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London: The Modern Babylon


Stars: Documentary - none

Director: Julien Temple

Julien Temple’s enthralling picture of London from the earliest days of black and white cinematography to the present may not be comprehensive – how could it be given it ranges from horse-drawn buses and horse dung in the streets in the Victorian and Edwardian eras to the gaudy multiracial city of today? That said, however, Temple’s ever eclectic, always fascinating and vividly assembled choice of clips from hundreds of newsreels and comments from Londoners ranging from Tony Benn to Molly Parkin and George Melly adds up to one of the most enjoyable documentaries I have ever seen. It’s one of those rarest films of all – a movie that cries out to be seen and enjoyed again and again. And, for once, your Lottery money and BBC licence fee have been admirably spent on making the movie.

Its pleasures are many, varied and frequently poignant. There are toffs in toppers and schoolboys in caps playing in the streets, the Siege of Sidney Street, midget cars, music-halls, men on crutches with missing limbs marching back from WW1 service, London on fire during WW2, the Coronation, the extraordinary mixture of immigrants who became Londoners, enlivened by well-chosen songs ranging from ‘Champagne Charlie’ and ‘Percy from Pimlico’ to ‘A Nightingale Sang in Berkeley Square’ and the Sex Pistols. Temple’s selection may not be comprehensive but is constantly compelling and informative.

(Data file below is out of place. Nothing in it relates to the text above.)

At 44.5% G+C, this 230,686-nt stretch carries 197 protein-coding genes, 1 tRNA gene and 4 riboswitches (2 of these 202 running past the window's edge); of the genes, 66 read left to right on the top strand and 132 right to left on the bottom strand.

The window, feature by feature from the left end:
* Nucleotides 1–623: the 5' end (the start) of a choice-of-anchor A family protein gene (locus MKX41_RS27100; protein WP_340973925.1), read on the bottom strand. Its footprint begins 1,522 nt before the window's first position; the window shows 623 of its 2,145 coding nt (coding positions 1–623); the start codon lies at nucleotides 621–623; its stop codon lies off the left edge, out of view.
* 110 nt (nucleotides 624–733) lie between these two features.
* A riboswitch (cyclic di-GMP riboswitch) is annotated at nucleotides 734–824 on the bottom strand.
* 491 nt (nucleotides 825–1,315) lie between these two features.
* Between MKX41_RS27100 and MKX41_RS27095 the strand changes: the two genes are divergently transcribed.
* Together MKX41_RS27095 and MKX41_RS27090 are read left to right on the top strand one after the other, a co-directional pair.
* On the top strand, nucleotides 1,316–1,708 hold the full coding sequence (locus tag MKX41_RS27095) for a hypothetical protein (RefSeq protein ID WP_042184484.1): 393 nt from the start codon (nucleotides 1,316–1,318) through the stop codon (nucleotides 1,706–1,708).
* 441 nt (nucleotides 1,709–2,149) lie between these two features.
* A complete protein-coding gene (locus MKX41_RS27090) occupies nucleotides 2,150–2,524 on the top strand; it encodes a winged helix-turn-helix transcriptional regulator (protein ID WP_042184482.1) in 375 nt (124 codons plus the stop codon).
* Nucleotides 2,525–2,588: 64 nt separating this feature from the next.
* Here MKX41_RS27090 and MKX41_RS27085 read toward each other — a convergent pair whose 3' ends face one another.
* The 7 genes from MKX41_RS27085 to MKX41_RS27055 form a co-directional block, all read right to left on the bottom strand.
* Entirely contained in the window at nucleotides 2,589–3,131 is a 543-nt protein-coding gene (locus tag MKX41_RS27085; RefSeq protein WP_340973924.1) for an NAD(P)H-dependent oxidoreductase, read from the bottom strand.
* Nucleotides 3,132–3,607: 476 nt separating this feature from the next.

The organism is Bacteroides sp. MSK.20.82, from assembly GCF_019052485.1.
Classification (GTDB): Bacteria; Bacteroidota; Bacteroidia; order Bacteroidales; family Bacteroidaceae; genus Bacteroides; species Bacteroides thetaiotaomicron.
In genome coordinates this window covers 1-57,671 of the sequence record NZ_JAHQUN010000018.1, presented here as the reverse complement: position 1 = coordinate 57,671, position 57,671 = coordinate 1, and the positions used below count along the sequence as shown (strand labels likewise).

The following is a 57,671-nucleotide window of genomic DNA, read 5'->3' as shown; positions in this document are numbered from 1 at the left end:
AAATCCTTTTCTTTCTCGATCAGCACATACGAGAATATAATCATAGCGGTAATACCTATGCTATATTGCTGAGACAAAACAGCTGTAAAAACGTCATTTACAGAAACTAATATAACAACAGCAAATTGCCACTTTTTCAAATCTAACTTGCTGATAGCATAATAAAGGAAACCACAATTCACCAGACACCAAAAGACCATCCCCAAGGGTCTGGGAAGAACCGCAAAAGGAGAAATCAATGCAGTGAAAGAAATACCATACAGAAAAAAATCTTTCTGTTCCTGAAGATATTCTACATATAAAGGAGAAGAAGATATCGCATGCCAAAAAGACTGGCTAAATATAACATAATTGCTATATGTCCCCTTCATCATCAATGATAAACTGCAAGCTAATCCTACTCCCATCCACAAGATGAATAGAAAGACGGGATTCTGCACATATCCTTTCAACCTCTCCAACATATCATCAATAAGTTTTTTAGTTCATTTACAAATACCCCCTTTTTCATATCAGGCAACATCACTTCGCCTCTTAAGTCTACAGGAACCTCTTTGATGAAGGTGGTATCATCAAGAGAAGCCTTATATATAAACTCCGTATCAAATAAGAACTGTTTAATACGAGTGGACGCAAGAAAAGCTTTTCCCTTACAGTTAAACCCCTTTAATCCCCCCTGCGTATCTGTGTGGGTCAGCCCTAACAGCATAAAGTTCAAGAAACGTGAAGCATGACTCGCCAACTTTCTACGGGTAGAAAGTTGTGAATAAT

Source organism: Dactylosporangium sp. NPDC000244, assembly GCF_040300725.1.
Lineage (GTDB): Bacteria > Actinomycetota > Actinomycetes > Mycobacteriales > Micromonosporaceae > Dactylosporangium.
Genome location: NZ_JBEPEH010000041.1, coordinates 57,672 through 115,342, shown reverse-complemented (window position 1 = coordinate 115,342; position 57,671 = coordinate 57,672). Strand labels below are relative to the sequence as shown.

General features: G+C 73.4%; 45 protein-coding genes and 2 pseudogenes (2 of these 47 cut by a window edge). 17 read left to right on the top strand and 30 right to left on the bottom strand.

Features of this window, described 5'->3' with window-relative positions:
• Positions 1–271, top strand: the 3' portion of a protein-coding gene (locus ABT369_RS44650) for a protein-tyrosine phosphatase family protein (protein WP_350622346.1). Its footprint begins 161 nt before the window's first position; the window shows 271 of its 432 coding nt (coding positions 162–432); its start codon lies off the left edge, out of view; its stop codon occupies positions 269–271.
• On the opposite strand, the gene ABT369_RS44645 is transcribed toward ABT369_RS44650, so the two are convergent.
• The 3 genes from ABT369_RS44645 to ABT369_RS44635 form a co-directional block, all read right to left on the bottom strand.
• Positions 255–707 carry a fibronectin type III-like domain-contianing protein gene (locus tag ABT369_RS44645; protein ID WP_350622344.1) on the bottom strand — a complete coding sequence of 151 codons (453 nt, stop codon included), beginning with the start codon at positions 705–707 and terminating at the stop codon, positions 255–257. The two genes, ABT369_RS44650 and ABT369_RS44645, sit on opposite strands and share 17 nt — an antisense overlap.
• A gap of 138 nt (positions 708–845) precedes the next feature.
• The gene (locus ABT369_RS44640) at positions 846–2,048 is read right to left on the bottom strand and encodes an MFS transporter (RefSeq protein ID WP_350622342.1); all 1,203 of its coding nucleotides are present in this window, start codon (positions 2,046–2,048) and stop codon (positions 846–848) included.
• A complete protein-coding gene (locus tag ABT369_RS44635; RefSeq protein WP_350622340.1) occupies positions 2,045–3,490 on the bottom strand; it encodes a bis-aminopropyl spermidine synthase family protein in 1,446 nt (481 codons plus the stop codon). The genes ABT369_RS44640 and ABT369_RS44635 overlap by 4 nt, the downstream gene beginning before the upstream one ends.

Movie buffs, too, are excellently served with excerpts from a wide, wide range of films including Hitchcock’s The Ring and Blackmail, The Blue Lamp, Passport to Pimlico and The Tommy Steele Story to Sparrows Can’t Sing, The Rebel, Peeping Tom and Temple’s own Absolute Beginners.

Rather than continuing to catalogue the thousand and one delights in Temple’s film, let me simply recommend it as unmissable to anyone who calls themselves a Londoner and everyone who doesn’t as a terrific documentary that cries out for a sequel.

Alan Frank

UK 2012. UK Distributor: BFI films. Black and white and colour.
128 minutes. Not widescreen. UK certificate: 15.

Guidance ratings (out of 3): Sex/nudity 1, Violence/Horror 1, Drugs 0, Swearing 2.

Review date: 05 Aug 2012